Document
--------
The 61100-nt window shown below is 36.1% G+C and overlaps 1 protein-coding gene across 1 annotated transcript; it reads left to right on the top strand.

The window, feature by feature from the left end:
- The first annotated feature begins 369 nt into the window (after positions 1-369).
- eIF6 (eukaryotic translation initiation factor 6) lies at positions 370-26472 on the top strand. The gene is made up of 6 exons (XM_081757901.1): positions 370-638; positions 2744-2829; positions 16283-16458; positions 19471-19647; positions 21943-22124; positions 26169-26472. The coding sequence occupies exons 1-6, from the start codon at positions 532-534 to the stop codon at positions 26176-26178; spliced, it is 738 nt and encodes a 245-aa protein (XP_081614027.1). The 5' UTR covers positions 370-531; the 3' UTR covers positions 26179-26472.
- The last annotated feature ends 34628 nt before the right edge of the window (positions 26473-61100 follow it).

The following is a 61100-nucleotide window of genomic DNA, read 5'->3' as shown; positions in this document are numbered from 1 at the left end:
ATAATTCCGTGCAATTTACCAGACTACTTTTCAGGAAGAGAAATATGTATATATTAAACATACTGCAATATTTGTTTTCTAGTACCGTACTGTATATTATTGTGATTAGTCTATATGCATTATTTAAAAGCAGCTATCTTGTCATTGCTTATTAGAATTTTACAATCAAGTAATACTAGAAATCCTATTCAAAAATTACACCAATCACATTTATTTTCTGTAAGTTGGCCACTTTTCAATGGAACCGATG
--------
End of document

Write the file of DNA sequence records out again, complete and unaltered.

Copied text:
The 61100-nt window shown below is 36.1% G+C and overlaps 1 protein-coding gene across 1 annotated transcript; it reads left to right on the top strand.

The window, feature by feature from the left end:
- The first annotated feature begins 369 nt into the window (after positions 1-369).
- eIF6 (eukaryotic translation initiation factor 6) lies at positions 370-26472 on the top strand. The gene is made up of 6 exons (XM_081757901.1): positions 370-638; positions 2744-2829; positions 16283-16458; positions 19471-19647; positions 21943-22124; positions 26169-26472. The coding sequence occupies exons 1-6, from the start codon at positions 532-534 to the stop codon at positions 26176-26178; spliced, it is 738 nt and encodes a 245-aa protein (XP_081614027.1). The 5' UTR covers positions 370-531; the 3' UTR covers positions 26179-26472.
- The last annotated feature ends 34628 nt before the right edge of the window (positions 26473-61100 follow it).

The following is a 61100-nucleotide window of genomic DNA, read 5'->3' as shown; positions in this document are numbered from 1 at the left end:
ATAATTCCGTGCAATTTACCAGACTACTTTTCAGGAAGAGAAATATGTATATATTAAACATACTGCAATATTTGTTTTCTAGTACCGTACTGTATATTATTGTGATTAGTCTATATGCATTATTTAAAAGCAGCTATCTTGTCATTGCTTATTAGAATTTTACAATCAAGTAATACTAGAAATCCTATTCAAAAATTACACCAATCACATTTATTTTCTGTAAGTTGGCCACTTTTCAATGGAACCGATG